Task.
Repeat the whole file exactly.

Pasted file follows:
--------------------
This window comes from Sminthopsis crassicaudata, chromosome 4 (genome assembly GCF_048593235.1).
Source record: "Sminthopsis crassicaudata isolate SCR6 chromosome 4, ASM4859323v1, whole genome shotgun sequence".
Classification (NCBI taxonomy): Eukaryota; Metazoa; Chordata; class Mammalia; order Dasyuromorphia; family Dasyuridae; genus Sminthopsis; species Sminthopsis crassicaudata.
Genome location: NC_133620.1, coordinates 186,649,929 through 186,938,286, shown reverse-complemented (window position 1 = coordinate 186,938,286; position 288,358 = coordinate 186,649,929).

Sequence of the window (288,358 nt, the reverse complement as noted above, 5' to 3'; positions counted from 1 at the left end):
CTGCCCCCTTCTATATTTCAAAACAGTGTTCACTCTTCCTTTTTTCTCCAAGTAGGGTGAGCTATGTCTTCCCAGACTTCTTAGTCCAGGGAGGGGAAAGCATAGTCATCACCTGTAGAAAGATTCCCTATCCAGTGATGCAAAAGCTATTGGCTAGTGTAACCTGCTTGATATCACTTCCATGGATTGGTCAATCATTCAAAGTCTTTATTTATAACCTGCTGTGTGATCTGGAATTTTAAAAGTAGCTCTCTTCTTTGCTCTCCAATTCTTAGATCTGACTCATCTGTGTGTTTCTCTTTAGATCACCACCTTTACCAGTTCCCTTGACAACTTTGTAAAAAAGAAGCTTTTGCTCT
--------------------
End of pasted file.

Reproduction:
This window comes from Sminthopsis crassicaudata, chromosome 4 (genome assembly GCF_048593235.1).
Source record: "Sminthopsis crassicaudata isolate SCR6 chromosome 4, ASM4859323v1, whole genome shotgun sequence".
Classification (NCBI taxonomy): Eukaryota; Metazoa; Chordata; class Mammalia; order Dasyuromorphia; family Dasyuridae; genus Sminthopsis; species Sminthopsis crassicaudata.
Genome location: NC_133620.1, coordinates 186,649,929 through 186,938,286, shown reverse-complemented (window position 1 = coordinate 186,938,286; position 288,358 = coordinate 186,649,929).

Sequence of the window (288,358 nt, the reverse complement as noted above, 5' to 3'; positions counted from 1 at the left end):
CTGCCCCCTTCTATATTTCAAAACAGTGTTCACTCTTCCTTTTTTCTCCAAGTAGGGTGAGCTATGTCTTCCCAGACTTCTTAGTCCAGGGAGGGGAAAGCATAGTCATCACCTGTAGAAAGATTCCCTATCCAGTGATGCAAAAGCTATTGGCTAGTGTAACCTGCTTGATATCACTTCCATGGATTGGTCAATCATTCAAAGTCTTTATTTATAACCTGCTGTGTGATCTGGAATTTTAAAAGTAGCTCTCTTCTTTGCTCTCCAATTCTTAGATCTGACTCATCTGTGTGTTTCTCTTTAGATCACCACCTTTACCAGTTCCCTTGACAACTTTGTAAAAAAGAAGCTTTTGCTCT